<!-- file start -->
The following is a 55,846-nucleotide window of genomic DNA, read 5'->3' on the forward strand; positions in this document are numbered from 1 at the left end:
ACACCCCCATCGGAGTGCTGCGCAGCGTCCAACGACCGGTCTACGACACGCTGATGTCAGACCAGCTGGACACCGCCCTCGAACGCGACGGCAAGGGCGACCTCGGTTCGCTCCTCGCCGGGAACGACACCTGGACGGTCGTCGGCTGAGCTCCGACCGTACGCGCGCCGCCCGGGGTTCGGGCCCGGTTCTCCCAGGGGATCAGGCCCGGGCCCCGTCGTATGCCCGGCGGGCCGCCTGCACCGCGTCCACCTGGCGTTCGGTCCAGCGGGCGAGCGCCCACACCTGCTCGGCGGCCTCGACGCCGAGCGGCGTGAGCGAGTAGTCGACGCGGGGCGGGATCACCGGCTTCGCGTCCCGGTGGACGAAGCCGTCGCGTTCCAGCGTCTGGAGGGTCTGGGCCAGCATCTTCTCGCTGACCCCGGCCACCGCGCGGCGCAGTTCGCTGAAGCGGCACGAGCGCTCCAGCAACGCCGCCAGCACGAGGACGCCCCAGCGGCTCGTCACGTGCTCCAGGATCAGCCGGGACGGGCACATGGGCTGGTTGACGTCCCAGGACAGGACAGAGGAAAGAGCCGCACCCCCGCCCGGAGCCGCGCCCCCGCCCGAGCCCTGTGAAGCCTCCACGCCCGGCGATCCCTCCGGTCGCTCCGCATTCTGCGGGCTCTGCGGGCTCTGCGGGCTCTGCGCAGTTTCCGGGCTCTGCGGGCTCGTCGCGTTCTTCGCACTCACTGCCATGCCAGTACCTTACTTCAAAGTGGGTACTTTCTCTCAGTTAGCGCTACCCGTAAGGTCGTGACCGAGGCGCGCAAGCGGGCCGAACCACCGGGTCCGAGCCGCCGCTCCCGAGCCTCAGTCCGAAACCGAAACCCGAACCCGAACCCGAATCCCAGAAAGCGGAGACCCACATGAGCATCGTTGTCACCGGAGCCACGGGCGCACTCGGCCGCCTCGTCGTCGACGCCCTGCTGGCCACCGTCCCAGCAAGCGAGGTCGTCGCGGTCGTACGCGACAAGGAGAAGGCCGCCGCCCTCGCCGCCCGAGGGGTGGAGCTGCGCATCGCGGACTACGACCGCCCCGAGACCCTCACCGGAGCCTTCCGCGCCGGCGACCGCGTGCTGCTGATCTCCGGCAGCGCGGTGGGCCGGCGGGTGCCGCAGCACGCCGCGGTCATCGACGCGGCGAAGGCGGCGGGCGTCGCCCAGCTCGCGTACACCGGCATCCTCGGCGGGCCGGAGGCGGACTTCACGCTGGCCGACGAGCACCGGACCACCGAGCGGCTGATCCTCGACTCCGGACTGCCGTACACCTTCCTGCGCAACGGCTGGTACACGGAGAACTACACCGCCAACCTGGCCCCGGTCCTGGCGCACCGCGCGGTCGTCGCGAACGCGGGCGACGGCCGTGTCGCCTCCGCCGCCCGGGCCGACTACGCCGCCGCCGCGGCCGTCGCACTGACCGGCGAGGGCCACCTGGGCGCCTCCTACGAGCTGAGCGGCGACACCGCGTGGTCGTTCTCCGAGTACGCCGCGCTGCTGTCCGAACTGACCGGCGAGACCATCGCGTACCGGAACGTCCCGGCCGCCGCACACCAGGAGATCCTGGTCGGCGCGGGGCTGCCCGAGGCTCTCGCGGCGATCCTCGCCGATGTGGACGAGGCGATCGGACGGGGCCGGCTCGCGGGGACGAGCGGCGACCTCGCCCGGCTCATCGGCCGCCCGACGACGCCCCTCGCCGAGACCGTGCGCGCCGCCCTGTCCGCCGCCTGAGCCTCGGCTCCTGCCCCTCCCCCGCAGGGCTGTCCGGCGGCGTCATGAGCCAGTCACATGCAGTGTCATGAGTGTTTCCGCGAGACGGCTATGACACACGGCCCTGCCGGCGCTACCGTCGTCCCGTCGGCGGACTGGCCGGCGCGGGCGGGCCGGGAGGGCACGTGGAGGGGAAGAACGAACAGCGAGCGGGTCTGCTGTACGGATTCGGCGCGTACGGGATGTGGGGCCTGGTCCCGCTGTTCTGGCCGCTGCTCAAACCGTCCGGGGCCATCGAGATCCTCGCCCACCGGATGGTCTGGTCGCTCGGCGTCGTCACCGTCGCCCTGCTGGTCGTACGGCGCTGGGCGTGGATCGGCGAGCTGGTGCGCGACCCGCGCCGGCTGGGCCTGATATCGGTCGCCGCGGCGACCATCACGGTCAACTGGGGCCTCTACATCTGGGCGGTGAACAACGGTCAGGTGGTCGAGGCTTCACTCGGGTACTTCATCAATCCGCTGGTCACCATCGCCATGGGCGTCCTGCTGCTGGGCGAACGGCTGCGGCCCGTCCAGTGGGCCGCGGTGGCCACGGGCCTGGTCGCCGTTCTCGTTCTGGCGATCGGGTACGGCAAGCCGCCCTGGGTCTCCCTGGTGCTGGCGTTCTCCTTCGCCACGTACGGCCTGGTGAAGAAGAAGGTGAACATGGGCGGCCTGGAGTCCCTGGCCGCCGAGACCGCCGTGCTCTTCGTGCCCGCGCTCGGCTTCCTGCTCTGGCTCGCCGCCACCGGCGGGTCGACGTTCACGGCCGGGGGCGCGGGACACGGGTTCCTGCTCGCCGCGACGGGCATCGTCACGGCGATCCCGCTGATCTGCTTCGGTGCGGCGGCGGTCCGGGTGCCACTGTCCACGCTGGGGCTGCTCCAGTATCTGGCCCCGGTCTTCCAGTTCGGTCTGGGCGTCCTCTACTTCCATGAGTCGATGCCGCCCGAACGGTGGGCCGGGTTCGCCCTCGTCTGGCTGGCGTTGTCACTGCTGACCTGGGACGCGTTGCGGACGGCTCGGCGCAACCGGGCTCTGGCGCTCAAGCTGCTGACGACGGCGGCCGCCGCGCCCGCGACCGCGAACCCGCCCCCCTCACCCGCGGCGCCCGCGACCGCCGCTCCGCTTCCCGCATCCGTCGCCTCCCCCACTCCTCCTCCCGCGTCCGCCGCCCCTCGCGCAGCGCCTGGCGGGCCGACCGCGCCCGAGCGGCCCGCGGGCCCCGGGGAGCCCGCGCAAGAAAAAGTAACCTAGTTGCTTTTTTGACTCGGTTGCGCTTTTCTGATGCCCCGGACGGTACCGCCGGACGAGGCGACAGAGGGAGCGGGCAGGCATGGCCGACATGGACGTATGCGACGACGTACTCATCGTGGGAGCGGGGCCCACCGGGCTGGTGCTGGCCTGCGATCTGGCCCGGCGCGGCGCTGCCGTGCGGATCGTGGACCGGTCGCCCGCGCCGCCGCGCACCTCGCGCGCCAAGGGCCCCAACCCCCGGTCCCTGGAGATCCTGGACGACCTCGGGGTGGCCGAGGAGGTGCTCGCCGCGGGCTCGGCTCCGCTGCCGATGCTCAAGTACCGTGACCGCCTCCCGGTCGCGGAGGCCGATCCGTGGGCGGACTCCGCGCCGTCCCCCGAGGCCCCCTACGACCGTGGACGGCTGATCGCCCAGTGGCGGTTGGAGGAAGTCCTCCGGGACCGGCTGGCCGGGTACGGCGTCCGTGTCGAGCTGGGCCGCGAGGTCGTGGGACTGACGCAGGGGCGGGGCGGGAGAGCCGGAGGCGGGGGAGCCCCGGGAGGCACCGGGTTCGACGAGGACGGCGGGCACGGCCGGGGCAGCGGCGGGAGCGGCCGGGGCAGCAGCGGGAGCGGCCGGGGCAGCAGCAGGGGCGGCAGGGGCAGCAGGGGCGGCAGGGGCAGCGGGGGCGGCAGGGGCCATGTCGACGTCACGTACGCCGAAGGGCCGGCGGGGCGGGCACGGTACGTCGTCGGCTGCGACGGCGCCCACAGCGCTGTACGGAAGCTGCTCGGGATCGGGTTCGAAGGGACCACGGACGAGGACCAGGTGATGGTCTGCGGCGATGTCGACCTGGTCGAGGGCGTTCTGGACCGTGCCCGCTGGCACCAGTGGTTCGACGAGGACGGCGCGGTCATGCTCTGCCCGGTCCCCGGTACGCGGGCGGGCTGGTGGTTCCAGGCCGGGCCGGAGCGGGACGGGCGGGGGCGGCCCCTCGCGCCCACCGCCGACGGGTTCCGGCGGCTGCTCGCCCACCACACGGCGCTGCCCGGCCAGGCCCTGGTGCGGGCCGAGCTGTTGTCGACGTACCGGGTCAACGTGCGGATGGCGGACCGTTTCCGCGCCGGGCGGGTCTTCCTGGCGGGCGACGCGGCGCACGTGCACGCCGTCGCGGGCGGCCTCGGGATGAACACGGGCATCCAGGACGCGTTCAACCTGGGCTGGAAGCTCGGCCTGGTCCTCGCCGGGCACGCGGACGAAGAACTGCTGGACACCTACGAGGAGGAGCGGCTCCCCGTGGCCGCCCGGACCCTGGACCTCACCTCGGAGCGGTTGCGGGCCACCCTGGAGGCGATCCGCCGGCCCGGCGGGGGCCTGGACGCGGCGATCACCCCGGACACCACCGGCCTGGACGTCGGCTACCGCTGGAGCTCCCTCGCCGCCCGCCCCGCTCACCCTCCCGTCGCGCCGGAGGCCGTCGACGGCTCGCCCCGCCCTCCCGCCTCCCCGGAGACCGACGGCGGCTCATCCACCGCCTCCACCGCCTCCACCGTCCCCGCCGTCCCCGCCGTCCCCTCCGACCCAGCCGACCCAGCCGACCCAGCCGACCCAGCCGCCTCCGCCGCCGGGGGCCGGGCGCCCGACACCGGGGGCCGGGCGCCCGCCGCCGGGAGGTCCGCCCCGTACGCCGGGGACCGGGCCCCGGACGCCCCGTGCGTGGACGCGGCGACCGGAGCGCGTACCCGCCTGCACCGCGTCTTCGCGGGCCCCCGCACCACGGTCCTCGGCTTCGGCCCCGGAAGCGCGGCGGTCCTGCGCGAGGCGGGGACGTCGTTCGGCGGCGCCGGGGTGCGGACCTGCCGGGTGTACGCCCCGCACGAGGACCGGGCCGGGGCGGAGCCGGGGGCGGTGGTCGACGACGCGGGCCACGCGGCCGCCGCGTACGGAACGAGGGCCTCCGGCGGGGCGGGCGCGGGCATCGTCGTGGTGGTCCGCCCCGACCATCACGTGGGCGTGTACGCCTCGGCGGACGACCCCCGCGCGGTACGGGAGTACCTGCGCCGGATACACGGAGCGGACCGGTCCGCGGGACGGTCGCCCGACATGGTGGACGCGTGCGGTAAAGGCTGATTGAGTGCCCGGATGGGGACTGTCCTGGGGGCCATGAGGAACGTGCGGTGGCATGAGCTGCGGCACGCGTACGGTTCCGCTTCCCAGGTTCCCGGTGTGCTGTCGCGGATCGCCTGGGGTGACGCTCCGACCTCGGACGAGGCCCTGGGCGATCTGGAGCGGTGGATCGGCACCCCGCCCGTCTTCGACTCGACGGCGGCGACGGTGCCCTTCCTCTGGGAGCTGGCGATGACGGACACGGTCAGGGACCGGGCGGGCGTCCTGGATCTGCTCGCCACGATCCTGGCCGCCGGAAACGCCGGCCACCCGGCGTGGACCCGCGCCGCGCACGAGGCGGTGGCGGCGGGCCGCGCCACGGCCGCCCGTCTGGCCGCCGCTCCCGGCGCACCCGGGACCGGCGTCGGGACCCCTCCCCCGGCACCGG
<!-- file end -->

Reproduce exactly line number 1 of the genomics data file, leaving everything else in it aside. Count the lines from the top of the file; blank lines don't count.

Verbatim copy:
The following is a 55,846-nucleotide window of genomic DNA, read 5'->3' on the forward strand; positions in this document are numbered from 1 at the left end: